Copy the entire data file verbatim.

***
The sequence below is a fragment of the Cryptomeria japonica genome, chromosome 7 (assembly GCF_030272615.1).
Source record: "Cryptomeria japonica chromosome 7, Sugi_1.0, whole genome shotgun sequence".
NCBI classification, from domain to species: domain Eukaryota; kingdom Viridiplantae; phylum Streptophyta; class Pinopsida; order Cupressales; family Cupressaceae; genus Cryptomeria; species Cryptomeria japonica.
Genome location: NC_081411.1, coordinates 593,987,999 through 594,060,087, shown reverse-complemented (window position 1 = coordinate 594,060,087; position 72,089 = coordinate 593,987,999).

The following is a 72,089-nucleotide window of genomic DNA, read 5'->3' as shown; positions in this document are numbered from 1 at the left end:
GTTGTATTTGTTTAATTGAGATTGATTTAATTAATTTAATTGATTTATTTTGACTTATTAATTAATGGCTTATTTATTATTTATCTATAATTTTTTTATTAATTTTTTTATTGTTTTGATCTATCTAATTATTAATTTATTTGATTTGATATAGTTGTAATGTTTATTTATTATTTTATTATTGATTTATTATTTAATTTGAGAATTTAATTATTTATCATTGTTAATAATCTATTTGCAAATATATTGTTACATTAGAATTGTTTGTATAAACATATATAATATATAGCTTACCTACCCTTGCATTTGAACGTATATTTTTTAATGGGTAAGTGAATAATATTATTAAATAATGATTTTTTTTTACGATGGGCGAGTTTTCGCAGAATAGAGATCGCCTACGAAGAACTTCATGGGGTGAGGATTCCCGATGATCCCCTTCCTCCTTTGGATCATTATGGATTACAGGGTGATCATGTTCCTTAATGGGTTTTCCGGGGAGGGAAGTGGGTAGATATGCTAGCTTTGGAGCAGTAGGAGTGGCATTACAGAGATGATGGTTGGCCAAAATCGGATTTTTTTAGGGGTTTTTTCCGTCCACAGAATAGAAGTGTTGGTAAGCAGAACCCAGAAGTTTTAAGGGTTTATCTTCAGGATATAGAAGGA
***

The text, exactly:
The sequence below is a fragment of the Cryptomeria japonica genome, chromosome 7 (assembly GCF_030272615.1).
Source record: "Cryptomeria japonica chromosome 7, Sugi_1.0, whole genome shotgun sequence".
NCBI classification, from domain to species: domain Eukaryota; kingdom Viridiplantae; phylum Streptophyta; class Pinopsida; order Cupressales; family Cupressaceae; genus Cryptomeria; species Cryptomeria japonica.
Genome location: NC_081411.1, coordinates 593,987,999 through 594,060,087, shown reverse-complemented (window position 1 = coordinate 594,060,087; position 72,089 = coordinate 593,987,999).

The following is a 72,089-nucleotide window of genomic DNA, read 5'->3' as shown; positions in this document are numbered from 1 at the left end:
GTTGTATTTGTTTAATTGAGATTGATTTAATTAATTTAATTGATTTATTTTGACTTATTAATTAATGGCTTATTTATTATTTATCTATAATTTTTTTATTAATTTTTTTATTGTTTTGATCTATCTAATTATTAATTTATTTGATTTGATATAGTTGTAATGTTTATTTATTATTTTATTATTGATTTATTATTTAATTTGAGAATTTAATTATTTATCATTGTTAATAATCTATTTGCAAATATATTGTTACATTAGAATTGTTTGTATAAACATATATAATATATAGCTTACCTACCCTTGCATTTGAACGTATATTTTTTAATGGGTAAGTGAATAATATTATTAAATAATGATTTTTTTTTACGATGGGCGAGTTTTCGCAGAATAGAGATCGCCTACGAAGAACTTCATGGGGTGAGGATTCCCGATGATCCCCTTCCTCCTTTGGATCATTATGGATTACAGGGTGATCATGTTCCTTAATGGGTTTTCCGGGGAGGGAAGTGGGTAGATATGCTAGCTTTGGAGCAGTAGGAGTGGCATTACAGAGATGATGGTTGGCCAAAATCGGATTTTTTTAGGGGTTTTTTCCGTCCACAGAATAGAAGTGTTGGTAAGCAGAACCCAGAAGTTTTAAGGGTTTATCTTCAGGATATAGAAGGA